[Ads-l] /d/ for flapped t

Wilson Gray hwgray at GMAIL.COM
Sat Nov 15 05:15:41 UTC 2014


/d/ for flapped t

Are there people who claim to be able to hear the distinction, to be able
to make the distinction in connected speech, or even to be able to feel the
distinction in their mouths?

I can do all of this with the /l/ of "cool" and none of it with the
supposed "flapped" /t/ of "bottom." It sounds like [d] and feels like [d].
But, as we colored say, "that's just me."

For the record, I *want* the distinction to be real. But, I can't persuade
myself that it is. Maybe it's dialect clash and a good course in standard
English phonetics could teach me to hear it.

Youneverknow.

On Fri, Nov 14, 2014 at 11:45 PM, Ben Zimmer <bgzimmer at gmail.com> wrote:

> ---------------------- Information from the mail header
> -----------------------
> Sender:       American Dialect Society <ADS-L at LISTSERV.UGA.EDU>
> Poster:       Ben Zimmer <bgzimmer at GMAIL.COM>
> Subject:      Re: /d/ for flapped t
>
> -------------------------------------------------------------------------------
>
> On Fri, Nov 14, 2014 at 10:06 PM, Randy Alexander wrote:
> >
> >ca=C2=B7thar=C2=B7tic
> >/k=C9=99=CB=88TH=C3=A4rdik/
> >
> > This is from a simple google search "define cathartic".  Has anyone come
> > across this?  It's not clear to me where they're pulling their data from,
> > but some of you might have a better clue.
>
> Google's dictionary data is licensed from OUP. You can find the same
> phonetic representation in the US English entry on Oxford Dictionaries
> Online (corresponding to NOAD):
>
> http://www.oxforddictionaries.com/definition/american_english/cathartic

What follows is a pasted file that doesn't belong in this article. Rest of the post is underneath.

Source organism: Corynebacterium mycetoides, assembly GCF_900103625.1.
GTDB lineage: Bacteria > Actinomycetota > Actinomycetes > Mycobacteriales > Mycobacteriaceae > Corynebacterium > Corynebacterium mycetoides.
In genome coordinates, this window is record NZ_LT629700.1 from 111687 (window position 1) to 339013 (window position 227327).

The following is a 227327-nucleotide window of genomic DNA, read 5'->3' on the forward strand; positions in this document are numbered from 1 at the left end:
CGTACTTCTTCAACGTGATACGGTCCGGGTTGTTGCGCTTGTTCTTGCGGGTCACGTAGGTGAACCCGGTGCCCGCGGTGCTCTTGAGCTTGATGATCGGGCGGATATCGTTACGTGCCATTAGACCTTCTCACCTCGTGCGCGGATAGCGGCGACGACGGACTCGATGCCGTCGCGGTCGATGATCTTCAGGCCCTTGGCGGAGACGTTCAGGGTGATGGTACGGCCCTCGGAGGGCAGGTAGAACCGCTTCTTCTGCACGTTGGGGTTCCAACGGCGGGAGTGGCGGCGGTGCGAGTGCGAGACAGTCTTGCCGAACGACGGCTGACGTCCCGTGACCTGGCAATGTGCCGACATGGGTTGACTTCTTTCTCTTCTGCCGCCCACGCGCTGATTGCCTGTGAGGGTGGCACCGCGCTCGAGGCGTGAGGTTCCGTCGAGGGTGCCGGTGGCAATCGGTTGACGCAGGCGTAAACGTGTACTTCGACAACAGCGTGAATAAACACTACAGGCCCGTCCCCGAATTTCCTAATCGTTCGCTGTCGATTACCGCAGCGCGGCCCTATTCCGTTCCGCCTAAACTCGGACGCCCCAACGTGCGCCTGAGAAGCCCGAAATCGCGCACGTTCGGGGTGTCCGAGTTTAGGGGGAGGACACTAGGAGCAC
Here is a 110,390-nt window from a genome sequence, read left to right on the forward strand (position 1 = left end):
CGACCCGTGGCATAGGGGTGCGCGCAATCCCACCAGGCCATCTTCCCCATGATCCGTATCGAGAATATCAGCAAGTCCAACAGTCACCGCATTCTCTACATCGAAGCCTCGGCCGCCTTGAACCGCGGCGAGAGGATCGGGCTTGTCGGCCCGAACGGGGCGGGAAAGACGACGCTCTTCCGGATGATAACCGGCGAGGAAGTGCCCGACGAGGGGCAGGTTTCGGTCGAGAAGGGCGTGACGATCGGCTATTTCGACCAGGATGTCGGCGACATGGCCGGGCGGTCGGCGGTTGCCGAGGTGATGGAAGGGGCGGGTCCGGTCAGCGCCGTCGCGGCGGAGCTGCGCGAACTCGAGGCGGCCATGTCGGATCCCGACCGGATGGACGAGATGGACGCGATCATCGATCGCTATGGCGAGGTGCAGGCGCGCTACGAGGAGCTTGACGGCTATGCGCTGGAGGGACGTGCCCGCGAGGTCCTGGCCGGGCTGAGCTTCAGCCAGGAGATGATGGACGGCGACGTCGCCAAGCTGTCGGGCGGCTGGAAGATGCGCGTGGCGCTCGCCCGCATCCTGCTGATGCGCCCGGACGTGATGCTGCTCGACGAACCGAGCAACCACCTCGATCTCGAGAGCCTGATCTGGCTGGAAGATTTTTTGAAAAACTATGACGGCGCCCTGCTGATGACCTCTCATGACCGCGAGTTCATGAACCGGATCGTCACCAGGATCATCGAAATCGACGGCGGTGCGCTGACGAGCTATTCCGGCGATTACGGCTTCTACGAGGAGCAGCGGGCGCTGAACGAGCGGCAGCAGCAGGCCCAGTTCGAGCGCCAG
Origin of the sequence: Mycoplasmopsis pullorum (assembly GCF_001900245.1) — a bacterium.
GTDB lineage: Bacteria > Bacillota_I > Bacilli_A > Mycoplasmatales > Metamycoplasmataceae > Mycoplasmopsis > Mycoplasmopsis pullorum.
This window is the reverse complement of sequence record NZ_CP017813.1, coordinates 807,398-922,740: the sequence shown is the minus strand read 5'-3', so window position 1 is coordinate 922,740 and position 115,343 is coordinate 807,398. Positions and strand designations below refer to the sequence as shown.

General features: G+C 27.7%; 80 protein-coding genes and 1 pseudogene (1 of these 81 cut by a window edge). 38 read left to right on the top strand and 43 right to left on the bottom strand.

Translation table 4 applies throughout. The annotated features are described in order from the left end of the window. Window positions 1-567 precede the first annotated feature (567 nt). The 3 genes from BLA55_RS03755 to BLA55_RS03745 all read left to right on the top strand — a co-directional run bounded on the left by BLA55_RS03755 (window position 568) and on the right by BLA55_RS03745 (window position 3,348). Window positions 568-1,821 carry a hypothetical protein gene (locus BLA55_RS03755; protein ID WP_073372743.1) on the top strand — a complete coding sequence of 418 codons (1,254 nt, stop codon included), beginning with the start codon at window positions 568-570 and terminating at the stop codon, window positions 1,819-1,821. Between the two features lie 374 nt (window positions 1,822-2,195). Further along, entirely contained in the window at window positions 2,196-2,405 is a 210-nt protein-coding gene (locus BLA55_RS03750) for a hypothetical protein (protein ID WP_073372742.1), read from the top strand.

>
> The use of /d/ for the alveolar flap in US English was a change made
> in the third edition of NOAD. This brings it into line with the
> decision to use /d/ in similar cases in OED3, though there it's
> represented in IPA -- thus: /k=C9=99=CB=88=CE=B8=C9=91rd=C9=AAk/.
>
> The OED's choice of /d/ for American flapped /t/ has been criticized
> -- quite rightly, to my mind.  Larry Trask, who served as a consultant
> to OED3 in its planning stages, asked the Linguist List about this
> decision in 2001 and found an overwhelmingly negative reaction:
>
> http://www.linguistlist.org/issues/12/12-2166.html
> http://www.linguistlist.org/issues/12/12-2228.html
>
> --bgz
>
> --=20
> Ben Zimmer
> http://benzimmer.com/
>
> ------------------------------------------------------------
> The American Dialect Society - http://www.americandialect.org
>



-- 
-Wilson
-----
All say, "How hard it is that we have to die!"---a strange complaint to
come from the mouths of people who have had to live.
-Mark Twain

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